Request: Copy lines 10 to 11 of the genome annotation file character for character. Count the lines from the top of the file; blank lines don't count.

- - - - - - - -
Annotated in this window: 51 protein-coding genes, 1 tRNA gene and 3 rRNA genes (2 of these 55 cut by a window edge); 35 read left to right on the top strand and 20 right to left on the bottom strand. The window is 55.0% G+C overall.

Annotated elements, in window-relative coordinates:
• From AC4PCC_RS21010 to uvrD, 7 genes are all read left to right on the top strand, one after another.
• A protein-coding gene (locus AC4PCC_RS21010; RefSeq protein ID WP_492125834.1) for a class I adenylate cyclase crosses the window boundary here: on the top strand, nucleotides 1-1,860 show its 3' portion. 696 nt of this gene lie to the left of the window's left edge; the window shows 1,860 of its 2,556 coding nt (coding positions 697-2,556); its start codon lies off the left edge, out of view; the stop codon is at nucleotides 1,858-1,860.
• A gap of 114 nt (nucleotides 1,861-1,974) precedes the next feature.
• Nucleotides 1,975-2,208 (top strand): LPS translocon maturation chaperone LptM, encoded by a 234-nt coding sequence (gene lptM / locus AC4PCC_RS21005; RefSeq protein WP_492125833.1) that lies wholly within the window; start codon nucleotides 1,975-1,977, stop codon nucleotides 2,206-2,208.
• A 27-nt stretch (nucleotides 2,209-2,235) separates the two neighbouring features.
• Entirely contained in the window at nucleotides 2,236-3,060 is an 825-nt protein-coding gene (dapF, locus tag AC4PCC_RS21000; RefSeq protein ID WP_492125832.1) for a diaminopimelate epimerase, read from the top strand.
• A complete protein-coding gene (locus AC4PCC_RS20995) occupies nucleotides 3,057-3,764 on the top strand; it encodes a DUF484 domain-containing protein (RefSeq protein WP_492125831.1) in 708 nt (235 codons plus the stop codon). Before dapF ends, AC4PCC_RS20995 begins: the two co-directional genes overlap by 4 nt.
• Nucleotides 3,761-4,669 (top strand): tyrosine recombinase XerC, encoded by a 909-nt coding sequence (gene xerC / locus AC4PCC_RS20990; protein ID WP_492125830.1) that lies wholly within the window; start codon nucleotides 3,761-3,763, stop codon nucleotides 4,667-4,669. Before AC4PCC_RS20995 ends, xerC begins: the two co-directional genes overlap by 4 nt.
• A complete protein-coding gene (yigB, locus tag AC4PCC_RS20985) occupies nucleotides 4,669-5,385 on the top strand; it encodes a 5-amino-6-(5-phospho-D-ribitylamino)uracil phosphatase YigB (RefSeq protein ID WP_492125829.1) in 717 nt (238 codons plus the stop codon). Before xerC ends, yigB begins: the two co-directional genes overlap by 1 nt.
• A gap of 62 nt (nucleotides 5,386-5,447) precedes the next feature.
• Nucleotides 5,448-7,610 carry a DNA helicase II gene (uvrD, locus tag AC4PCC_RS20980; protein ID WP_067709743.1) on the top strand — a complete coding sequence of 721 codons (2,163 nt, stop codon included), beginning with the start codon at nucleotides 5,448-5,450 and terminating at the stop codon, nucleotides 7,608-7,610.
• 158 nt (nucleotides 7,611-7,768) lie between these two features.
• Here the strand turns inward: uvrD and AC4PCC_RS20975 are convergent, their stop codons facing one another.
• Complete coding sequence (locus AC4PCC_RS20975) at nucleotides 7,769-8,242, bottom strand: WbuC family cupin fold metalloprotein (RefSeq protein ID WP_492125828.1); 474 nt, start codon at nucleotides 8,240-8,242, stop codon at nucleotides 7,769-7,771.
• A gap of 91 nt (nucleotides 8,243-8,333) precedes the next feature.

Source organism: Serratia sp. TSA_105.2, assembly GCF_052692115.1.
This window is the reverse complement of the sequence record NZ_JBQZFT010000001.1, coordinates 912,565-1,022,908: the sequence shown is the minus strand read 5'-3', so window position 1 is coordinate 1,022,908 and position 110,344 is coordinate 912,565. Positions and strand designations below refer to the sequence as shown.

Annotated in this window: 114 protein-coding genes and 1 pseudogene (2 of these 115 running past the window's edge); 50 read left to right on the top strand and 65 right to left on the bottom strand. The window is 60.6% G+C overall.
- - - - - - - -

• Nucleotides 3,761-4,669 (top strand): tyrosine recombinase XerC, encoded by a 909-nt coding sequence (gene xerC / locus AC4PCC_RS20990; protein ID WP_492125830.1) that lies wholly within the window; start codon nucleotides 3,761-3,763, stop codon nucleotides 4,667-4,669. Before AC4PCC_RS20995 ends, xerC begins: the two co-directional genes overlap by 4 nt.
• A complete protein-coding gene (yigB, locus tag AC4PCC_RS20985) occupies nucleotides 4,669-5,385 on the top strand; it encodes a 5-amino-6-(5-phospho-D-ribitylamino)uracil phosphatase YigB (RefSeq protein ID WP_492125829.1) in 717 nt (238 codons plus the stop codon). Before xerC ends, yigB begins: the two co-directional genes overlap by 1 nt.